What Made AIG AAA

While everyone agrees that AIG wasn’t really a AAA credit risk once its “savings and loan” operation in London had guaranteed half the CDO world for a pittance, some do not know why it was a AAA in the first place.

Such was the case with a nice couple I met at a sad/happy event last night.

The event was a memorial for a college friend who died far too soon.

I sat with a couple from Albert Capsouto’s neighborhood, one of Manhattan’s most unusual.  In spite of decades of being nearly empty at night, TriBeCa has a strong sense of community.

Albert will be remembered with a scholarship fund at his old high school (Stuyvesant) and, presuming the City Council agrees with the Neighborhood Board, the renaming of a small urban park.

For those who know the area and the fine bistro Albert and his brothers opened nearly 30 years ago, Jaques and Sami will carry on as before, and Albert’s nephew will greet guests as Albert did for so many years.

My table-mates and I talked about this and that, and my years on the Street came up.  When the topic of AIG came up, my new friends asked an obvious question:

Why did AIG have a AAA rating in the first place?

A:  Because a huge part of their business consisted of lending people their own money, and taking a spread out of the middle.

Seems crazy, doesn’t it?  Who would give their money to a financial institution for safekeeping and a small return, and then turn around and borrow money from that same institution at a higher interest rate?

Millions of people (or hundreds of thousands) did exactly that.  What matters is that they did it with billions and billions of dollars.

[For those who checked the link, my apologies for the small joke.  I loved that series when it first came out, almost as much as I loved Feynman’s three volumes.  It does serve to show us how we adopt something as true, when it isn’t, since Sagan never actually said “billions and billions.”]

If you were in Singapore, or any of a number of places where emigrating and taking your money with you was difficult, life insurance was a vehicle you could use to turn even large fortunes portable.  There were even tax benefits of letting an insurance company manage your money.

So let’s say you had made a fortune in a country that didn’t want you to take large sums of money out of their economy.  Let’s say that you wanted to move to Vancouver, BC.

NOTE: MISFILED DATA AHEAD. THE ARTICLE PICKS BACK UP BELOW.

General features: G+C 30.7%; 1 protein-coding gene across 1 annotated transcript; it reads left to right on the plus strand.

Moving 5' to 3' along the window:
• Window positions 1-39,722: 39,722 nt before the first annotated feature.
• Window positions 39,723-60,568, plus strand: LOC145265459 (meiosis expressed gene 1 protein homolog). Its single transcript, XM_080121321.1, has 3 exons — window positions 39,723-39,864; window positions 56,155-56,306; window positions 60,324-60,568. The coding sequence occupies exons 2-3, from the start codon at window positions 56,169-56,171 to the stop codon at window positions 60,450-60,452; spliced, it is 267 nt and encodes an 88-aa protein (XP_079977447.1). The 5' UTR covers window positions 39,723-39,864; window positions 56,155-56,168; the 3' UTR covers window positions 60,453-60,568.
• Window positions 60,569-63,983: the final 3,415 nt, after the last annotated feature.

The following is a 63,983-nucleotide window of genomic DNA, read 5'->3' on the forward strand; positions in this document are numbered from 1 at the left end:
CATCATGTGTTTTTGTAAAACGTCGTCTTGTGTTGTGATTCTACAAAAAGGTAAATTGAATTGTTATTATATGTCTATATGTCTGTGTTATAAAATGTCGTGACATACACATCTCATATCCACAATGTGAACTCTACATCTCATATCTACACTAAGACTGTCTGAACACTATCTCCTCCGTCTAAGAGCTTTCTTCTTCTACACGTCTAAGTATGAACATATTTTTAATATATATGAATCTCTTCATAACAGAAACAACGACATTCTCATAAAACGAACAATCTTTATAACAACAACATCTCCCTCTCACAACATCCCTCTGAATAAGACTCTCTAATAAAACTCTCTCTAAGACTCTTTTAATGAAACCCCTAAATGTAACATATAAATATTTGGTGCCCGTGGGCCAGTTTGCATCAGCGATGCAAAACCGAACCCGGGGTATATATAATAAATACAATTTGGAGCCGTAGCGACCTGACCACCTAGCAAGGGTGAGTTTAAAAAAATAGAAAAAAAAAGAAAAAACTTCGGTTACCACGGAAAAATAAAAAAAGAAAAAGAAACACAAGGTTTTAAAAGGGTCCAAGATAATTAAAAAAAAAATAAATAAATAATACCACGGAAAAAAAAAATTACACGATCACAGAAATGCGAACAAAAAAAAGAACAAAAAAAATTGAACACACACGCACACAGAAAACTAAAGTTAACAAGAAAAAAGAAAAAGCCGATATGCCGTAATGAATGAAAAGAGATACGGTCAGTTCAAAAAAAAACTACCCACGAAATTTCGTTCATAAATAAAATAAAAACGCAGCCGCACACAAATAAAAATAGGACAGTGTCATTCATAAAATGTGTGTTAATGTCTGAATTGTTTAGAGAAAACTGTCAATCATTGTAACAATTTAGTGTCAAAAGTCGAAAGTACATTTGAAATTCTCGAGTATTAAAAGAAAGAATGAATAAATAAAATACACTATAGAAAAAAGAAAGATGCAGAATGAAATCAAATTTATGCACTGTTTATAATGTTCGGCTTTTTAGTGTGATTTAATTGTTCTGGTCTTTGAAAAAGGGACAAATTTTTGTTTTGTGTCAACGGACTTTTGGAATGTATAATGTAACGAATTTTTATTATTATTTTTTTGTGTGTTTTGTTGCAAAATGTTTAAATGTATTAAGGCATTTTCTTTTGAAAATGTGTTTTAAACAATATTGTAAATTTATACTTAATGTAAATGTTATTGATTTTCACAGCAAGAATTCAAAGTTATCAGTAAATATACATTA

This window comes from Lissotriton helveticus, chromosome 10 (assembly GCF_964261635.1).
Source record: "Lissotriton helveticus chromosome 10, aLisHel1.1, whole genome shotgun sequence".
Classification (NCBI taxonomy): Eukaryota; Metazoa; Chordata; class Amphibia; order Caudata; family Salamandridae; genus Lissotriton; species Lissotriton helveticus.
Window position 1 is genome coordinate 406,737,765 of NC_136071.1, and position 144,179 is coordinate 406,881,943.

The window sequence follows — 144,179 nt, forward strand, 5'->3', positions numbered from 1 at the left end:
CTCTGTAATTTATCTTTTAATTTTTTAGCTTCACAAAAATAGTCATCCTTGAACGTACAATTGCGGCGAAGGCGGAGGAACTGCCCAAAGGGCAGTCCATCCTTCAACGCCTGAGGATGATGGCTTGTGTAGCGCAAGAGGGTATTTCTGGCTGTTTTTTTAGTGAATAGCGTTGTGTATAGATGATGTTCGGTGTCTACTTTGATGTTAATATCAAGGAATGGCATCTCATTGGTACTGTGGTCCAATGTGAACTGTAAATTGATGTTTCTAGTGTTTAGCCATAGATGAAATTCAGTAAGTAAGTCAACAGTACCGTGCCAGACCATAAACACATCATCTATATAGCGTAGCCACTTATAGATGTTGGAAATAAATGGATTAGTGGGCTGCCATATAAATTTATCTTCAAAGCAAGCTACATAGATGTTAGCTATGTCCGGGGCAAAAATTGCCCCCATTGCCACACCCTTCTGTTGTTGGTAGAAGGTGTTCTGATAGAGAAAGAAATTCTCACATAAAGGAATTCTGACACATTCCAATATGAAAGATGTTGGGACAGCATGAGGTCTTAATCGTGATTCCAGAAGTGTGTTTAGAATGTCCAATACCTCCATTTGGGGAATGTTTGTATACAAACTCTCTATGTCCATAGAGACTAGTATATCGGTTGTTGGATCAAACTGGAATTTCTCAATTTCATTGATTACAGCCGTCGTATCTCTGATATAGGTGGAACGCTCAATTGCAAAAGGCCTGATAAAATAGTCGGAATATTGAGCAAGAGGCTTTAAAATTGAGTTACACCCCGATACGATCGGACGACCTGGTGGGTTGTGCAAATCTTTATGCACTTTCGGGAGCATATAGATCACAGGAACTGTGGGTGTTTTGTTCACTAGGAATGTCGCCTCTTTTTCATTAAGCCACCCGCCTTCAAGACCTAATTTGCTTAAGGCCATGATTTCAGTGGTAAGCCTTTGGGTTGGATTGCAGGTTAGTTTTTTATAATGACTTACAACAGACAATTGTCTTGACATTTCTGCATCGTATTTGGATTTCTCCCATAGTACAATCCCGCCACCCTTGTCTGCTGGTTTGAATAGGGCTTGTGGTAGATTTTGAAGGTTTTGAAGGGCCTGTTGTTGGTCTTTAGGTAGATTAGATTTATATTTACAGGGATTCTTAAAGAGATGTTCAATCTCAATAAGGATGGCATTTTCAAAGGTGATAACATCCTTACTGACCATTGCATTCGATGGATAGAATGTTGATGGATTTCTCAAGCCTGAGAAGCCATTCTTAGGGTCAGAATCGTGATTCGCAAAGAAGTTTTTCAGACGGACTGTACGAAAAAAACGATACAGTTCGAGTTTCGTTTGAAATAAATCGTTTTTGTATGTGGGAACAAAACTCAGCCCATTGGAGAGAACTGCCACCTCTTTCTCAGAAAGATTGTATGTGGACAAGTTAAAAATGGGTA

If you bought a very large cash value life insurance policy from AIG Singapore, you had not moved your money.  The type of policy even has a name — a “wrapper.”

If y0u did move, and in your new home approached AIG Canada, they could certainly lend you money secured by your Singaporean life insurance policy.  Voila!  You could start over with almost all of your millions intact, and only pay a few percentage points per year to have access to that money in your new home.

Some people even used these methods to avoid paying taxes, which is why Switzerland is now looking into the burgeoning wrapper business that European insurance companies are writing, filling the void left by one of the most successful AAA companies ever, at least until they hired a fast-talking crew of Drexelites who were convinced they had discovered free money writing CDS.



6 Responses to What Made AIG AAA

  1. Fred Havell says:

    As an investment banker in Hong Kong from 1974-1983, I insist that there were no capital controls in Hong Kong–and I ran the banking operations for one of the most prominent investment banks.

    • hhill51 says:

      Thanks for that ‘on the ground’ response. Will edit out the Hong Kong reference. The fundamental points, wealth portability and tax shielding, remain the driving force behind the success of “wrapper” policies and AIG’s amazing growth…. Of course it only works when you can get licenses and critical mass in practically every country, a nice barrier to entry once they were well established.

  2. Mark Regan says:

    Carl Sagan DID say “billions and billions,” with reference to what he called, “star stuff.”

    We used to make fun of it back in the day….

    • hhill51 says:

      Despite being known for, and frequently quoted with, his famous phrase “billions and billions…”, Carl Sagan never actually said it during the entire single-season run of “Cosmos” (1980). The actual phrase is “billions UPON billions,” and the complete quote which includes this often-misquoted phrase is “A galaxy is composed of gas and dust and stars – billions upon billions of stars.”

  3. Steve says:

    The “billions and billions” rip on Sagan originated with over-rated “funnyman” Johnny Carson. Carson had a very wide mean streak and liked to make fun of Sagan’s admittedly odd east coast accent. It was cruel and vicious, in my opinion, and turned Sagan into a laughing stock. Thanks for nothing, Johnny.
    BTW the tenth anniversary edition of Cosmos is on Amazon, with updates by Sagan (now deceased), and is still a great series and well worth watching again.

  4. EILEEN LAMB says:

    Every time I come to mindonmoney.wordpress.com there is another remarkable post to read. A friend of mine was telling me about this topic a couple weeks ago, so I think I’ll send them the link here and see what they say.

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